As my kids get older, I find myself in that awkward parenting position where I have to explain things like interacting with the opposite sex, how to behave when you're interested in someone else, what behaviors are acceptable and what to expect from others in return. And because people, particularly children, are typically first drawn to looks, I find myself also explaining an idea of beauty.
I have always had a poor self-image. I don't think my parents did anything to cause this, but I don't remember them helping me develop a healthy self-image, either. There was no discussion of eating disorders, being happy in my own skin, exercising for health vs. desired body shape, etc. We never talked about how a young man should treat me, either (other than, once, 'if he treats you badly, here's how to disable his car'). And all these topics (car disabling included) are ones I really want to touch on with my kids so that, hopefully, they will have a more balanced image of both themselves and others. I don't want them to evaluate themselves based on others' ideas; I want them to create their own idea of their own beauty based on positive notions, not the public image. Will we discuss the public's idea of beauty? Sure, because they're going to be exposed to it. But I hope to show them how warped it is.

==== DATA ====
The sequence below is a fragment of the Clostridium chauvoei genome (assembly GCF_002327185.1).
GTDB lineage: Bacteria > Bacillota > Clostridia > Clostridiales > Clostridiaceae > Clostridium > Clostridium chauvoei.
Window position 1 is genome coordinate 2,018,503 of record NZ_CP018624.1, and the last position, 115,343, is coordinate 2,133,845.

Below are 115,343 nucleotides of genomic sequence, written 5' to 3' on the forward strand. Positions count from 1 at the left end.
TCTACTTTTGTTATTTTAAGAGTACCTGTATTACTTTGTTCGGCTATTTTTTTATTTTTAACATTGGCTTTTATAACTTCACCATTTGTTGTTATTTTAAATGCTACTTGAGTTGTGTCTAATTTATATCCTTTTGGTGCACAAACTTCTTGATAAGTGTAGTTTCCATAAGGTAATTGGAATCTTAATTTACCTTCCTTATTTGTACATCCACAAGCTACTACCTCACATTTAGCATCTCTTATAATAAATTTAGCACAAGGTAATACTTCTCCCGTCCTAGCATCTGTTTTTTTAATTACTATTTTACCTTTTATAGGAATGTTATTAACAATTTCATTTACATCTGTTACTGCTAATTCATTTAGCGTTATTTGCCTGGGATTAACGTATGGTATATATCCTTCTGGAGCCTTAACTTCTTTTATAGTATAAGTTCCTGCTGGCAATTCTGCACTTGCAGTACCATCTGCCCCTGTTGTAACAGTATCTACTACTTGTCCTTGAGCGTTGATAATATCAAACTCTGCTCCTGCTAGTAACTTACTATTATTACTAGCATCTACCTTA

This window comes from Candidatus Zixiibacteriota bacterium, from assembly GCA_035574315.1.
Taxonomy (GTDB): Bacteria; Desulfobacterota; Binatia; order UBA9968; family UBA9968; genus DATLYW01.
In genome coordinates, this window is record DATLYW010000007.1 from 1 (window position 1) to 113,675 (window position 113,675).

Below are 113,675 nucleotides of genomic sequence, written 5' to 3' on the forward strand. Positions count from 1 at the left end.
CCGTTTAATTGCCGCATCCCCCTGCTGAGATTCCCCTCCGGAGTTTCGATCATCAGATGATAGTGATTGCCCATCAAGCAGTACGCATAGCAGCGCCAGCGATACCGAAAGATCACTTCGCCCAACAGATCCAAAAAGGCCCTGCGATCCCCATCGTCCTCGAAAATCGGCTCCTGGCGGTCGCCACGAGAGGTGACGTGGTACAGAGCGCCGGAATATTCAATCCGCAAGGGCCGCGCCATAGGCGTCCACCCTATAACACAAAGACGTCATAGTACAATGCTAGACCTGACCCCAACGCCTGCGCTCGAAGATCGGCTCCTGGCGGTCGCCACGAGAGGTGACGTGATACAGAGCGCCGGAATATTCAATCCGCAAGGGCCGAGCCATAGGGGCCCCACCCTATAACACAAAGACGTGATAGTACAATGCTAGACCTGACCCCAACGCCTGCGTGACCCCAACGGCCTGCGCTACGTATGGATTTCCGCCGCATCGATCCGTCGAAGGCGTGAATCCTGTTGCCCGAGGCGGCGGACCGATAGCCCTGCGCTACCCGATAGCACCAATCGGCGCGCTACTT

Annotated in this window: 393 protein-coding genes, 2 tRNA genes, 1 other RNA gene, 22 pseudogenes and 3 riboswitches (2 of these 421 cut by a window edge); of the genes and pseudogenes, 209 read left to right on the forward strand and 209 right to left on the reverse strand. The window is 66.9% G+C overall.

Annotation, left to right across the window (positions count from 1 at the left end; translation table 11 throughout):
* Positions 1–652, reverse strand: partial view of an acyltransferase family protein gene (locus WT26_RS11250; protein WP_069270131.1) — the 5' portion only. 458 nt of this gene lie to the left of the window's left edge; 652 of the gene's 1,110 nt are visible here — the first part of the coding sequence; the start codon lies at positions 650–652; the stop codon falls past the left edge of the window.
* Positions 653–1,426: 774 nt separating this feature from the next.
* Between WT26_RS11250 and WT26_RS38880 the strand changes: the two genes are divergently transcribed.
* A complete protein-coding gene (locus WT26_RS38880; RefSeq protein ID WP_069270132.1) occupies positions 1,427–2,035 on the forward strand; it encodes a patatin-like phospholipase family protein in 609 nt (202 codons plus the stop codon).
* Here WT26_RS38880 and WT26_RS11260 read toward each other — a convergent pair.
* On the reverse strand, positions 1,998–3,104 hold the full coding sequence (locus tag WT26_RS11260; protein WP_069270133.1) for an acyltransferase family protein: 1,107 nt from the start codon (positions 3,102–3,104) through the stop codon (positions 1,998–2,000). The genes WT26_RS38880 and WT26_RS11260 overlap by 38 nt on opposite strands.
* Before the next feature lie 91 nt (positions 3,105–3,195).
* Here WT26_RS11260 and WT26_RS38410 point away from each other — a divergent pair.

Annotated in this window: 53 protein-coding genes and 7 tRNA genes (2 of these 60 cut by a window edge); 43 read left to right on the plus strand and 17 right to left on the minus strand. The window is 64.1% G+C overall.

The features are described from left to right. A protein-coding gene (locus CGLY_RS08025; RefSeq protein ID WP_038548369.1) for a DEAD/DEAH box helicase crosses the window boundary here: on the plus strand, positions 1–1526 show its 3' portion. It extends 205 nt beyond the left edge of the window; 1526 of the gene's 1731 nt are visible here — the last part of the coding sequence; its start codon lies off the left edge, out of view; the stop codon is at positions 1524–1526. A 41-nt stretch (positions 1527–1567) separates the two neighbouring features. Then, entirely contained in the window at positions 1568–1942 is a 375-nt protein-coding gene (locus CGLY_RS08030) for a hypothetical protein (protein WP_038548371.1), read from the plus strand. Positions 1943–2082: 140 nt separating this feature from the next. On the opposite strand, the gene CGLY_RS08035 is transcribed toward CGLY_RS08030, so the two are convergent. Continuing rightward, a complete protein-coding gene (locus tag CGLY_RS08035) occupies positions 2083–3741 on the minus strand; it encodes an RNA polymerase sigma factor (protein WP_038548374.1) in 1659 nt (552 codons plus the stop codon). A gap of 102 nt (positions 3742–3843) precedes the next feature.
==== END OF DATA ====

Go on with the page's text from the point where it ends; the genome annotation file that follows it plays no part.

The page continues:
To that end, I need to find healthy images to show them as well. They're out there. The Internet can be an ugly place, sometimes, with images of gaunt girls and buff boys everywhere. (Look at the Google images for yoga! How many realistic women do you see? Even in a supposedly 'healthy' setting, the message is being sent that this thin, fat-free body type, this thin, hourglass shape, is the ideal, and nothing else is acceptable.) But I want to tell my kids that no matter what shape they wind up being, or what shape other people are, people are interesting. People matter.
One thing I want to share with my children is this video of Dustin Hoffman that's been making the rounds on Facebook this week. The fact that he recognizes the struggle that women feel every single day, the expectation that somehow we're all supposed to magically be beautiful and that our internal beauty is less important than our external, is crucial to me, and I want that to be seen. Something else I want to have on hand soon is this book. I want them to see what women are, that our mere belief that we are beautiful makes us so. I wish there was something similar for my son, because I think that more and more these days boys also feel the pressure to be the right shape, the right degree of fit, though obviously nowhere near as much as girls do. For now, though, these links are a start.
Feel free to share this post. Share with me other books, videos, and ways that you have helped your child create a beautiful self-image... and ways you have helped your children see the beauty in others.